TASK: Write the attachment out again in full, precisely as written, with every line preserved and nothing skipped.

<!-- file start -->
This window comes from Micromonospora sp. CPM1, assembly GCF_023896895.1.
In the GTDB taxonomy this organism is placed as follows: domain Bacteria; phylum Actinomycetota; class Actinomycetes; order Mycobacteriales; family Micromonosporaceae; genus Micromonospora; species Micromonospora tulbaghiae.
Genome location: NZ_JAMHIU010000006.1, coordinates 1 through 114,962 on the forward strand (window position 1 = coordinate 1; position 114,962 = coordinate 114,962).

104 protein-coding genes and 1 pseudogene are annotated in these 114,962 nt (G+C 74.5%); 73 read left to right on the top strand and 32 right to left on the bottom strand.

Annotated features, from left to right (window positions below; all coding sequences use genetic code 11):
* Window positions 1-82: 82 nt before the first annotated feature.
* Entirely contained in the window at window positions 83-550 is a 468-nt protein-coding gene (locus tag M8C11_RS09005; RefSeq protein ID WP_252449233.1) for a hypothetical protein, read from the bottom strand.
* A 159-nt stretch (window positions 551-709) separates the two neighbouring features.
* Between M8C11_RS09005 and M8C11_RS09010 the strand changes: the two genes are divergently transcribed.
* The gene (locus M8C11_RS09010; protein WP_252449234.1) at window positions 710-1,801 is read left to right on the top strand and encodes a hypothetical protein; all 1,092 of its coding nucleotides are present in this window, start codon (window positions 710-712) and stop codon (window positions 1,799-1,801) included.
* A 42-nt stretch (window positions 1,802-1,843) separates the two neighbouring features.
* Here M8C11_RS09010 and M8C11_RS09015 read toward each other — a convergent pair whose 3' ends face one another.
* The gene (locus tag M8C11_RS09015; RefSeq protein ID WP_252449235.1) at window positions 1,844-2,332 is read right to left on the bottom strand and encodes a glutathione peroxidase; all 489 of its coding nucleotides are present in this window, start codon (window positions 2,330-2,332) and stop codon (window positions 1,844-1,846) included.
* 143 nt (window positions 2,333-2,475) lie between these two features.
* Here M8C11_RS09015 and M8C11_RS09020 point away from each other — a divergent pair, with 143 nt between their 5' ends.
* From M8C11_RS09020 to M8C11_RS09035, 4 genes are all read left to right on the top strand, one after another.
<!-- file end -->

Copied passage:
This window comes from Micromonospora sp. CPM1, assembly GCF_023896895.1.
In the GTDB taxonomy this organism is placed as follows: domain Bacteria; phylum Actinomycetota; class Actinomycetes; order Mycobacteriales; family Micromonosporaceae; genus Micromonospora; species Micromonospora tulbaghiae.
Genome location: NZ_JAMHIU010000006.1, coordinates 1 through 114,962 on the forward strand (window position 1 = coordinate 1; position 114,962 = coordinate 114,962).

104 protein-coding genes and 1 pseudogene are annotated in these 114,962 nt (G+C 74.5%); 73 read left to right on the top strand and 32 right to left on the bottom strand.

Annotated features, from left to right (window positions below; all coding sequences use genetic code 11):
* Window positions 1-82: 82 nt before the first annotated feature.
* Entirely contained in the window at window positions 83-550 is a 468-nt protein-coding gene (locus tag M8C11_RS09005; RefSeq protein ID WP_252449233.1) for a hypothetical protein, read from the bottom strand.
* A 159-nt stretch (window positions 551-709) separates the two neighbouring features.
* Between M8C11_RS09005 and M8C11_RS09010 the strand changes: the two genes are divergently transcribed.
* The gene (locus M8C11_RS09010; protein WP_252449234.1) at window positions 710-1,801 is read left to right on the top strand and encodes a hypothetical protein; all 1,092 of its coding nucleotides are present in this window, start codon (window positions 710-712) and stop codon (window positions 1,799-1,801) included.
* A 42-nt stretch (window positions 1,802-1,843) separates the two neighbouring features.
* Here M8C11_RS09010 and M8C11_RS09015 read toward each other — a convergent pair whose 3' ends face one another.
* The gene (locus tag M8C11_RS09015; RefSeq protein ID WP_252449235.1) at window positions 1,844-2,332 is read right to left on the bottom strand and encodes a glutathione peroxidase; all 489 of its coding nucleotides are present in this window, start codon (window positions 2,330-2,332) and stop codon (window positions 1,844-1,846) included.
* 143 nt (window positions 2,333-2,475) lie between these two features.
* Here M8C11_RS09015 and M8C11_RS09020 point away from each other — a divergent pair, with 143 nt between their 5' ends.
* From M8C11_RS09020 to M8C11_RS09035, 4 genes are all read left to right on the top strand, one after another.